Abraham H. Foxman


Proud Jews Are Also Committed to Inclusiveness

By Abraham H. Foxman

Proud Jews Are Also Committed to Inclusiveness
Israel has found the right balance between Jewish identity and a free and open society. It’s a formula that its future depends on, Abraham Foxman writesRead More


Leo Frank Trial Still Reverberates a Century Later

By Abraham H. Foxman

Leo Frank Trial Still Reverberates a Century Later
A century ago, the trial of Leo Frank served as a confirmation that American Jews needed an institution to combat anti-Semitism. We still do.Read More


For the Best Argument Against a Unilateral Declaration of Statehood, Look to the Palestinians Themselves

By Abraham H. Foxman

For the Best Argument Against a Unilateral Declaration of Statehood, Look to the Palestinians Themselves
With the Palestinian Authority intent on declaring unilateral statehood in September, voices in Israel and in the United States have started to argue with increasing vociferousness against this idea. But for the clearest articulation of why Palestinian unilateral action is a wrongheaded approach one has to look no further than to the Palestinians themselves.Read More


On the Jewish Agenda(s), Part 1

By Barbara Weinstein, David Zwiebel, Jaime Rapaport, Abraham H. Foxman, Kenneth Bandler and William C. Daroff

The next occupant of the Oval Office will help set the national agenda on a wide range of issues of importance to the Jewish community. While our collective concern for the security and well-being of Israel has featured prominently in discussions of our community’s stake in the upcoming presidential election, Jewish groups are also vigorous participants in debates over a diverse array of other issues both foreign and domestic.Read More






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    • Novelist Sayed Kashua finds it hard to write about the heartbreak of Gaza from the plush confines of Debra Winger's Manhattan pad. Tough to argue with that, whichever side of the conflict you are on.
    • "I’ve never bought illegal drugs, but I imagine a small-time drug deal to feel a bit like buying hummus underground in Brooklyn."
    • We try to show things that get less exposed to the public here. We don’t look to document things that are nice or that people would like. We don’t try to show this place as a beautiful place.”
    • A new Gallup poll shows that only 25% of Americans under 35 support the war in #Gaza. Does this statistic worry you?
    • “You will stomp us into the dirt,” is how her mother responded to Anya Ulinich’s new tragicomic graphic novel. Paul Berger has a more open view of ‘Lena Finkle’s Magic Barrel." What do you think?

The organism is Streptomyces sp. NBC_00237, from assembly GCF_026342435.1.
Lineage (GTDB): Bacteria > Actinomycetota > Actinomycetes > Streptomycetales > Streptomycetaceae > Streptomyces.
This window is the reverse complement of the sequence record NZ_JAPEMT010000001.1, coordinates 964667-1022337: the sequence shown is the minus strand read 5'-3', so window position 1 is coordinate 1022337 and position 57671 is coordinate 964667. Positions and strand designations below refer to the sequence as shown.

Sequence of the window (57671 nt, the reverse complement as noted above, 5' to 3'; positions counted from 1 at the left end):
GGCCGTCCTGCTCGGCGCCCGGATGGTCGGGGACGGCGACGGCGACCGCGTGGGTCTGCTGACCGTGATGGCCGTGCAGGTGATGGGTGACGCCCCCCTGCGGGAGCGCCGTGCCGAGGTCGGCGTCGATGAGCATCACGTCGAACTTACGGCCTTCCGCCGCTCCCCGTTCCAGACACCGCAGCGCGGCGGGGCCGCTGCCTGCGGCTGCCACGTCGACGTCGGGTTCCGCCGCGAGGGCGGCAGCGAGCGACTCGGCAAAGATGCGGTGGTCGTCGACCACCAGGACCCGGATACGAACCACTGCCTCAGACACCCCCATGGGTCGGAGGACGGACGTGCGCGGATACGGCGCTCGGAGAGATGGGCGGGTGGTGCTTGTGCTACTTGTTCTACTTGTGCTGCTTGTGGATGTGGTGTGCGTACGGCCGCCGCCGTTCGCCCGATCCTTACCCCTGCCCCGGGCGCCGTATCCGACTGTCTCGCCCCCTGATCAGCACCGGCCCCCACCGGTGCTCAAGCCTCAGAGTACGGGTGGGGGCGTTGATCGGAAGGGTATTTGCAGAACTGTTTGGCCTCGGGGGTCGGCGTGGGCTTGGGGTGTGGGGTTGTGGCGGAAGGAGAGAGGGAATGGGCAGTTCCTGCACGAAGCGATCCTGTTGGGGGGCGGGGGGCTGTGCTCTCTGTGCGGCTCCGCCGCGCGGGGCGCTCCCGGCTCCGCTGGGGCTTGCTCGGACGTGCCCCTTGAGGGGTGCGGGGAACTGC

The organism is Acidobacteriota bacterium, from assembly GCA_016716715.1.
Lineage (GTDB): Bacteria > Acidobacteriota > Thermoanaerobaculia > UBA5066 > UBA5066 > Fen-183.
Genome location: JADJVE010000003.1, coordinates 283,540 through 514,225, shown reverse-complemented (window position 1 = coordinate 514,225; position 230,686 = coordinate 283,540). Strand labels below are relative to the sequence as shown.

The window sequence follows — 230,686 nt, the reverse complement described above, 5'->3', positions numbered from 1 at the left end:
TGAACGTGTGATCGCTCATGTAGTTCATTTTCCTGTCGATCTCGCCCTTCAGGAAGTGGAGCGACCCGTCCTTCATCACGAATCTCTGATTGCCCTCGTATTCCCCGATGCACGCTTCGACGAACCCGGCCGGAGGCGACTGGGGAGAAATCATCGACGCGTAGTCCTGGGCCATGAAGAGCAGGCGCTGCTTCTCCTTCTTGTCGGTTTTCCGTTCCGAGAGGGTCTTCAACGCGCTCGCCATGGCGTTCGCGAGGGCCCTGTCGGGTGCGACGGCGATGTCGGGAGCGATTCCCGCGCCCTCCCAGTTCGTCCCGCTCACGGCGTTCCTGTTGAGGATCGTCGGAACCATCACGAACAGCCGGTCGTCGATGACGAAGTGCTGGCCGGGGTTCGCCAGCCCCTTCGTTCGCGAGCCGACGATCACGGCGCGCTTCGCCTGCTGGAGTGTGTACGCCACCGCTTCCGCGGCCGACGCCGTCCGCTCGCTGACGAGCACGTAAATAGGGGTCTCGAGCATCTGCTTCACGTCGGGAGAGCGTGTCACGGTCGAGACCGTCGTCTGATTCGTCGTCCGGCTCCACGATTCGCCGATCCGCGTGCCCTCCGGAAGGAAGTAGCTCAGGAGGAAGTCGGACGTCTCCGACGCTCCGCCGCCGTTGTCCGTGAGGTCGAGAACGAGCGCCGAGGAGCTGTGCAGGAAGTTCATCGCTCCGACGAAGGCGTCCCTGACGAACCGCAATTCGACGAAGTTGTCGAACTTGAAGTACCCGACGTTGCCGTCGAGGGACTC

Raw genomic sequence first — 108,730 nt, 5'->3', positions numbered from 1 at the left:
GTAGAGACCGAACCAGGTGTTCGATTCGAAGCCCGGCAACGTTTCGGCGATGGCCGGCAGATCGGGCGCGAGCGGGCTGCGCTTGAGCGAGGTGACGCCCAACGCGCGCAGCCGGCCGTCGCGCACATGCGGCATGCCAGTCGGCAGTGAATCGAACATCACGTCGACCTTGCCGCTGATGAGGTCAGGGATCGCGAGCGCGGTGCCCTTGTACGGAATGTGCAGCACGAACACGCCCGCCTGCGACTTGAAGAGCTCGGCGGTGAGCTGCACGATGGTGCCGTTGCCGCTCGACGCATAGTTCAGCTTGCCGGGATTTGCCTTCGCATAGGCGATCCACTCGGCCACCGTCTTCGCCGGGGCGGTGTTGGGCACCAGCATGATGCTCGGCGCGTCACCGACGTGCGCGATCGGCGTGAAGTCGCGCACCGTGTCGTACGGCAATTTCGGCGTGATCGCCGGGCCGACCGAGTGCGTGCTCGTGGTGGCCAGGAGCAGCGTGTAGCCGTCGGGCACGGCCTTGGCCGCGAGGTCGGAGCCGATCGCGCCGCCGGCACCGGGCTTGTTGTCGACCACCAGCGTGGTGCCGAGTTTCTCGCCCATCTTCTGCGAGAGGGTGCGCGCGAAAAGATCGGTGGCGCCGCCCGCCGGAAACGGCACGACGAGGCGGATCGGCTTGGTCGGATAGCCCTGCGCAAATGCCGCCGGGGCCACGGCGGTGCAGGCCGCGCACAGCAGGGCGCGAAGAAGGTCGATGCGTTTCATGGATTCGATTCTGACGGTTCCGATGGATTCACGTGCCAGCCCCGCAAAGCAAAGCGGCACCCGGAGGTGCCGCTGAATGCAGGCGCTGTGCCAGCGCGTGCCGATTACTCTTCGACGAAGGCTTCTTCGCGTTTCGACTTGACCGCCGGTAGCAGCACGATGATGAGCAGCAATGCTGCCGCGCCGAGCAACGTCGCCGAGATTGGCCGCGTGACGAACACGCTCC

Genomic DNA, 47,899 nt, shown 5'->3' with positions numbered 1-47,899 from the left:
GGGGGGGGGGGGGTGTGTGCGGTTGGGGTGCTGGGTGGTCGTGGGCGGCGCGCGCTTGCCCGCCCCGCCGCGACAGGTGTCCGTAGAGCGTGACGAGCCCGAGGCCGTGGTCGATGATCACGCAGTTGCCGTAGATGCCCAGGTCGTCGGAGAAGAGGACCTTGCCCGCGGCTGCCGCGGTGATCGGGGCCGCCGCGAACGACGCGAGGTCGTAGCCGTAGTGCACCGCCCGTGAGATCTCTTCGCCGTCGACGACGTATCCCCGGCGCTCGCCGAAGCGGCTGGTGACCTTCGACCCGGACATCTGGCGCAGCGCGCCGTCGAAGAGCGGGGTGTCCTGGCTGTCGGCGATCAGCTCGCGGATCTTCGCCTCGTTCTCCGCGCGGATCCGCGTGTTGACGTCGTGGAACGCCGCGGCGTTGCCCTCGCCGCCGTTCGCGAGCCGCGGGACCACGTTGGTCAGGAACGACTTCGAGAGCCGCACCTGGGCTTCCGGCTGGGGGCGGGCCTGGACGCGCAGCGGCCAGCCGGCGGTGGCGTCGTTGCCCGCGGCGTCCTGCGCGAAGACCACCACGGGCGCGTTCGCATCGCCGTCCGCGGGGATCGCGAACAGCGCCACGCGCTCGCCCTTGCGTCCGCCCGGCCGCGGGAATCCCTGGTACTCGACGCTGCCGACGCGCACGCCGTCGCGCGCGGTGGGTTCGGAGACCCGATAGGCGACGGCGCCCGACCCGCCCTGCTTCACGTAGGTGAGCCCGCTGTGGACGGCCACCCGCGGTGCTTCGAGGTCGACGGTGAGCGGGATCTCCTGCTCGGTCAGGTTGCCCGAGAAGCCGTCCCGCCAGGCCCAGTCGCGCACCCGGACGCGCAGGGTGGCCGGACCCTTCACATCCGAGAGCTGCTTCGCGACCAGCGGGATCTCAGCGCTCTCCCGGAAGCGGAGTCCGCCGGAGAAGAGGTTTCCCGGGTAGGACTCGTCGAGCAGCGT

• PHOTOS: Hundreds of protesters marched through lower Manhattan yesterday demanding an end to American support for Israel’s operation in #Gaza.
    • Does #Hamas have to lose for there to be peace? Read the latest analysis by J.J. Goldberg.
    • This is what the rockets over Israel and Gaza look like from space:
    • "Israel should not let captives languish or corpses rot. It should do everything in its power to recover people and bodies. Jewish law places a premium on pidyon shvuyim, “the redemption of captives,” and proper burial. But not when the price will lead to more death and more kidnappings." Do you agree?
    • Slate.com's Allison Benedikt wrote that Taglit-Birthright Israel is partly to blame for the death of American IDF volunteer Max Steinberg. This is why she's wrong:
    • Israeli soldiers want you to buy them socks. And snacks. And backpacks. And underwear. And pizza. So claim dozens of fundraising campaigns launched by American Jewish and Israeli charities since the start of the current wave of crisis and conflict in Israel and Gaza.
    • The sign reads: “Dogs are allowed in this establishment but Zionists are not under any circumstances.”
    • Is Twitter Israel's new worst enemy?
    • More than 50 former Israeli soldiers have refused to serve in the current ground operation in #Gaza.
    • "My wife and I are both half-Jewish. Both of us very much felt and feel American first and Jewish second. We are currently debating whether we should send our daughter to a Jewish pre-K and kindergarten program or to a public one. Pros? Give her a Jewish community and identity that she could build on throughout her life. Cons? Costs a lot of money; She will enter school with the idea that being Jewish makes her different somehow instead of something that you do after or in addition to regular school. Maybe a Shabbat sing-along would be enough?"
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